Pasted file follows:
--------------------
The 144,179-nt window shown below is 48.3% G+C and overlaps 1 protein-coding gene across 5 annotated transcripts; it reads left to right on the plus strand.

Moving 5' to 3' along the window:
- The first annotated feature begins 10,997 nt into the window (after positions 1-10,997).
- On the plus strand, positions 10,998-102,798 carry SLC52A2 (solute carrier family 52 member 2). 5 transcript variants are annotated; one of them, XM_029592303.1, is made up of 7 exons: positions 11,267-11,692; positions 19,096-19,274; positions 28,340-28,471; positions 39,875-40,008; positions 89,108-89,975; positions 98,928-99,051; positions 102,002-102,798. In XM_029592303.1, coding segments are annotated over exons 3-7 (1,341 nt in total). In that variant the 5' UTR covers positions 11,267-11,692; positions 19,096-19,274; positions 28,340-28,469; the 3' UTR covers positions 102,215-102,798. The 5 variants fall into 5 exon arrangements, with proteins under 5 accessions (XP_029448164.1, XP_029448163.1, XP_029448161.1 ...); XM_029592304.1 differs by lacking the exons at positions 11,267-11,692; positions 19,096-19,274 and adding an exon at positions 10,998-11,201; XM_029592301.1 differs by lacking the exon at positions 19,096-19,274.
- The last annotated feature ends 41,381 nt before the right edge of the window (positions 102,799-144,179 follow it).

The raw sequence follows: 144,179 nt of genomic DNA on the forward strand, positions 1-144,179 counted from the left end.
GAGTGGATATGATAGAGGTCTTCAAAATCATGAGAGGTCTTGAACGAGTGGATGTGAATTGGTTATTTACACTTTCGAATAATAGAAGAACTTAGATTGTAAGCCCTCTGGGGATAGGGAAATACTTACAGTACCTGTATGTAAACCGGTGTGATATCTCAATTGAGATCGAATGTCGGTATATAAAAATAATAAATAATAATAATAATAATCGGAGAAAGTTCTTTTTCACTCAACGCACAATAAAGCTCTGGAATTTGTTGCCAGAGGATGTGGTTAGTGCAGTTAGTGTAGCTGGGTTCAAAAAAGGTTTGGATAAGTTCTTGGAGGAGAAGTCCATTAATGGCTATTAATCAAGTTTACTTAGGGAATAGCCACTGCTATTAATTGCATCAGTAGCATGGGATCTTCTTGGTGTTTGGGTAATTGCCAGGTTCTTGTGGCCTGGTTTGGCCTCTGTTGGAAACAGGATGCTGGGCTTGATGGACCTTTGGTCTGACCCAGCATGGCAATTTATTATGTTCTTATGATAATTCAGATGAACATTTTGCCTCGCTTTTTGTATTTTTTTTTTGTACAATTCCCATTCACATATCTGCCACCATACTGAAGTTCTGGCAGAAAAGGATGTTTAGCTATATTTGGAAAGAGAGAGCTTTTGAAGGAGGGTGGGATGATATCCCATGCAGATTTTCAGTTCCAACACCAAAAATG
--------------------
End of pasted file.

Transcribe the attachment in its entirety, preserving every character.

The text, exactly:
The 144,179-nt window shown below is 48.3% G+C and overlaps 1 protein-coding gene across 5 annotated transcripts; it reads left to right on the plus strand.

Moving 5' to 3' along the window:
- The first annotated feature begins 10,997 nt into the window (after positions 1-10,997).
- On the plus strand, positions 10,998-102,798 carry SLC52A2 (solute carrier family 52 member 2). 5 transcript variants are annotated; one of them, XM_029592303.1, is made up of 7 exons: positions 11,267-11,692; positions 19,096-19,274; positions 28,340-28,471; positions 39,875-40,008; positions 89,108-89,975; positions 98,928-99,051; positions 102,002-102,798. In XM_029592303.1, coding segments are annotated over exons 3-7 (1,341 nt in total). In that variant the 5' UTR covers positions 11,267-11,692; positions 19,096-19,274; positions 28,340-28,469; the 3' UTR covers positions 102,215-102,798. The 5 variants fall into 5 exon arrangements, with proteins under 5 accessions (XP_029448164.1, XP_029448163.1, XP_029448161.1 ...); XM_029592304.1 differs by lacking the exons at positions 11,267-11,692; positions 19,096-19,274 and adding an exon at positions 10,998-11,201; XM_029592301.1 differs by lacking the exon at positions 19,096-19,274.
- The last annotated feature ends 41,381 nt before the right edge of the window (positions 102,799-144,179 follow it).

The raw sequence follows: 144,179 nt of genomic DNA on the forward strand, positions 1-144,179 counted from the left end.
GAGTGGATATGATAGAGGTCTTCAAAATCATGAGAGGTCTTGAACGAGTGGATGTGAATTGGTTATTTACACTTTCGAATAATAGAAGAACTTAGATTGTAAGCCCTCTGGGGATAGGGAAATACTTACAGTACCTGTATGTAAACCGGTGTGATATCTCAATTGAGATCGAATGTCGGTATATAAAAATAATAAATAATAATAATAATAATCGGAGAAAGTTCTTTTTCACTCAACGCACAATAAAGCTCTGGAATTTGTTGCCAGAGGATGTGGTTAGTGCAGTTAGTGTAGCTGGGTTCAAAAAAGGTTTGGATAAGTTCTTGGAGGAGAAGTCCATTAATGGCTATTAATCAAGTTTACTTAGGGAATAGCCACTGCTATTAATTGCATCAGTAGCATGGGATCTTCTTGGTGTTTGGGTAATTGCCAGGTTCTTGTGGCCTGGTTTGGCCTCTGTTGGAAACAGGATGCTGGGCTTGATGGACCTTTGGTCTGACCCAGCATGGCAATTTATTATGTTCTTATGATAATTCAGATGAACATTTTGCCTCGCTTTTTGTATTTTTTTTTTGTACAATTCCCATTCACATATCTGCCACCATACTGAAGTTCTGGCAGAAAAGGATGTTTAGCTATATTTGGAAAGAGAGAGCTTTTGAAGGAGGGTGGGATGATATCCCATGCAGATTTTCAGTTCCAACACCAAAAATG